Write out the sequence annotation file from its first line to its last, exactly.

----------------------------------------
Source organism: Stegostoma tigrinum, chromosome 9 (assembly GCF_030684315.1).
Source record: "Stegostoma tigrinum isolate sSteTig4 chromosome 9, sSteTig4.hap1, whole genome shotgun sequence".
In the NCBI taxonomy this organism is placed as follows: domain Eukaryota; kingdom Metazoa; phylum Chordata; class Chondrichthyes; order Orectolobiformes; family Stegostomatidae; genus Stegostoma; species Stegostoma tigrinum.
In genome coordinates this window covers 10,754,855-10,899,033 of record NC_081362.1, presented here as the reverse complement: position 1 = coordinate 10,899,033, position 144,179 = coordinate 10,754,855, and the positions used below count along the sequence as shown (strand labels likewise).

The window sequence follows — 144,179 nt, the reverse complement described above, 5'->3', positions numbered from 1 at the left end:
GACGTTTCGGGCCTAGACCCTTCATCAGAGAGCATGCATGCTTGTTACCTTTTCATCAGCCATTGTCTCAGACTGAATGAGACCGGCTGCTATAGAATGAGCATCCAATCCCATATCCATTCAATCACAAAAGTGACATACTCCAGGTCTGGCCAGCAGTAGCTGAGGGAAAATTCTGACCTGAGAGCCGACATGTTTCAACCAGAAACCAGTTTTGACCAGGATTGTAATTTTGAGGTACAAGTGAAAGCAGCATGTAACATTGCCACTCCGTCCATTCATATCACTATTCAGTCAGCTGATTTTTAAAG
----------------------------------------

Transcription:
Source organism: Stegostoma tigrinum, chromosome 9 (assembly GCF_030684315.1).
Source record: "Stegostoma tigrinum isolate sSteTig4 chromosome 9, sSteTig4.hap1, whole genome shotgun sequence".
In the NCBI taxonomy this organism is placed as follows: domain Eukaryota; kingdom Metazoa; phylum Chordata; class Chondrichthyes; order Orectolobiformes; family Stegostomatidae; genus Stegostoma; species Stegostoma tigrinum.
In genome coordinates this window covers 10,754,855-10,899,033 of record NC_081362.1, presented here as the reverse complement: position 1 = coordinate 10,899,033, position 144,179 = coordinate 10,754,855, and the positions used below count along the sequence as shown (strand labels likewise).

The window sequence follows — 144,179 nt, the reverse complement described above, 5'->3', positions numbered from 1 at the left end:
GACGTTTCGGGCCTAGACCCTTCATCAGAGAGCATGCATGCTTGTTACCTTTTCATCAGCCATTGTCTCAGACTGAATGAGACCGGCTGCTATAGAATGAGCATCCAATCCCATATCCATTCAATCACAAAAGTGACATACTCCAGGTCTGGCCAGCAGTAGCTGAGGGAAAATTCTGACCTGAGAGCCGACATGTTTCAACCAGAAACCAGTTTTGACCAGGATTGTAATTTTGAGGTACAAGTGAAAGCAGCATGTAACATTGCCACTCCGTCCATTCATATCACTATTCAGTCAGCTGATTTTTAAAG